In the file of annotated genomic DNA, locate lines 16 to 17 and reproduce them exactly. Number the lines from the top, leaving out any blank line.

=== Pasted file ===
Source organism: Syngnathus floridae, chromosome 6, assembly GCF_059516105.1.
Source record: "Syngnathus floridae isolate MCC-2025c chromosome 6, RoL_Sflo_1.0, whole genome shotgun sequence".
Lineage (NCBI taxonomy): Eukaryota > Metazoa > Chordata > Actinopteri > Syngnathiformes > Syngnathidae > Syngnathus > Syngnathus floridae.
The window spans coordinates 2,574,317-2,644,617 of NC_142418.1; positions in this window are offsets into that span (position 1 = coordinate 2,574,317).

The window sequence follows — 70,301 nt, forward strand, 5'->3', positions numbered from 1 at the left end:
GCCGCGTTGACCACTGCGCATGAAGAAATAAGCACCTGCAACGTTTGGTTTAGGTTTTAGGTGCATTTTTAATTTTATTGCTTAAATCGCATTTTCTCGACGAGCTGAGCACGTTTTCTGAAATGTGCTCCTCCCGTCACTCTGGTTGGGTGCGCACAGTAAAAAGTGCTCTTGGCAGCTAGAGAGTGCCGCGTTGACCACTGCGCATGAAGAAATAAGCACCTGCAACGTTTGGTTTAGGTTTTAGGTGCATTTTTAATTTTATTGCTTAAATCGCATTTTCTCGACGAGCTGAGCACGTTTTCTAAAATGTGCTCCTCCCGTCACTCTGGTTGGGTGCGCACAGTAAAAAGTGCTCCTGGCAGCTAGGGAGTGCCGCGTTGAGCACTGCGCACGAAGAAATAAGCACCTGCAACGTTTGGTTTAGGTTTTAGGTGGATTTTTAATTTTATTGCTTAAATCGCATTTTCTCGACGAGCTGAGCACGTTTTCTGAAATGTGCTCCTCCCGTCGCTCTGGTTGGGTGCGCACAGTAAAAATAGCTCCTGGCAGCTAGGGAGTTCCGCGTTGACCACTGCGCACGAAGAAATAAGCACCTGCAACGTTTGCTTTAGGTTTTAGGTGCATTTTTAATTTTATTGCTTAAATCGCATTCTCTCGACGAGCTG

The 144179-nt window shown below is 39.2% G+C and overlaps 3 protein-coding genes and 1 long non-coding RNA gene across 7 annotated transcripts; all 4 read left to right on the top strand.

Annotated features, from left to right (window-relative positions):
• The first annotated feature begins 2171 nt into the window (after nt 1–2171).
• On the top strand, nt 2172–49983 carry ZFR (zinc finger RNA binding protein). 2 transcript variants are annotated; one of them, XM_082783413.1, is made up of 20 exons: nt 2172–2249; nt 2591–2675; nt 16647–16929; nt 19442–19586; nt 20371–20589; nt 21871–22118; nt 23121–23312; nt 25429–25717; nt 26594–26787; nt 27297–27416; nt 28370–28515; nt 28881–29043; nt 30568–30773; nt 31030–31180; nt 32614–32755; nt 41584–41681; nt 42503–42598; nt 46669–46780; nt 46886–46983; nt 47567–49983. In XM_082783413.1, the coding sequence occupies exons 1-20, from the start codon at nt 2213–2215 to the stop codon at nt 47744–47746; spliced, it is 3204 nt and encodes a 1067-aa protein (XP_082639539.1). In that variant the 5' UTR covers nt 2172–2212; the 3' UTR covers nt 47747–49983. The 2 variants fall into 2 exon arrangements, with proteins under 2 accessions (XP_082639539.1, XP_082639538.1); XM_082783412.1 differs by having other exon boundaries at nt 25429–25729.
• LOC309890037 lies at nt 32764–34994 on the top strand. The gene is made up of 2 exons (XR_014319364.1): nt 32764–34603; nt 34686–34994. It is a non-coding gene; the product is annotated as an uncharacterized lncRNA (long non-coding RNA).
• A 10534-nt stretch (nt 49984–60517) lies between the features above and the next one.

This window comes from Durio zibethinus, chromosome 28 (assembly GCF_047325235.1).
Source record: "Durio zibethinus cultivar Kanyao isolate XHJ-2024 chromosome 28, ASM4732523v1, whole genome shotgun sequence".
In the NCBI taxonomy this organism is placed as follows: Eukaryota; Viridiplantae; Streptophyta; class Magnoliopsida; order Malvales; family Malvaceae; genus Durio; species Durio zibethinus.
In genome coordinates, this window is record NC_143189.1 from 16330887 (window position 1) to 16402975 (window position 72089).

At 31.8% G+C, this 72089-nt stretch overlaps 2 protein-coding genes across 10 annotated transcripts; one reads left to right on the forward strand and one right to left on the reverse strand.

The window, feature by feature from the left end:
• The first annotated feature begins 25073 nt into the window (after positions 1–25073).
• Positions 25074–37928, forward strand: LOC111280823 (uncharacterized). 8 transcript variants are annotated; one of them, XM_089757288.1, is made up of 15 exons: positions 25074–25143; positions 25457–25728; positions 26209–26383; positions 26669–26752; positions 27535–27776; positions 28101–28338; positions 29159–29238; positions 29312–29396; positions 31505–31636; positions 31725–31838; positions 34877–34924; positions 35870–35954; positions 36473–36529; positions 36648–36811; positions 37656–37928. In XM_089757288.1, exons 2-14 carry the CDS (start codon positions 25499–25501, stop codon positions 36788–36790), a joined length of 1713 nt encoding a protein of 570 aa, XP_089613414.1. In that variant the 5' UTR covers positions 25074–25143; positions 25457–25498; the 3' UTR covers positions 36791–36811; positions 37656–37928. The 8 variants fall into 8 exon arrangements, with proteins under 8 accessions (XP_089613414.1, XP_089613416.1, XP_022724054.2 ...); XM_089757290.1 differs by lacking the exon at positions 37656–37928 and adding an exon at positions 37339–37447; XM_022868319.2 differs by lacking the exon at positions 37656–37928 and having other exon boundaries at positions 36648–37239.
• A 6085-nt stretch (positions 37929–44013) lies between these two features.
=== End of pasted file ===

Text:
In genome coordinates, this window is record NC_143189.1 from 16330887 (window position 1) to 16402975 (window position 72089).

At 31.8% G+C, this 72089-nt stretch overlaps 2 protein-coding genes across 10 annotated transcripts; one reads left to right on the forward strand and one right to left on the reverse strand.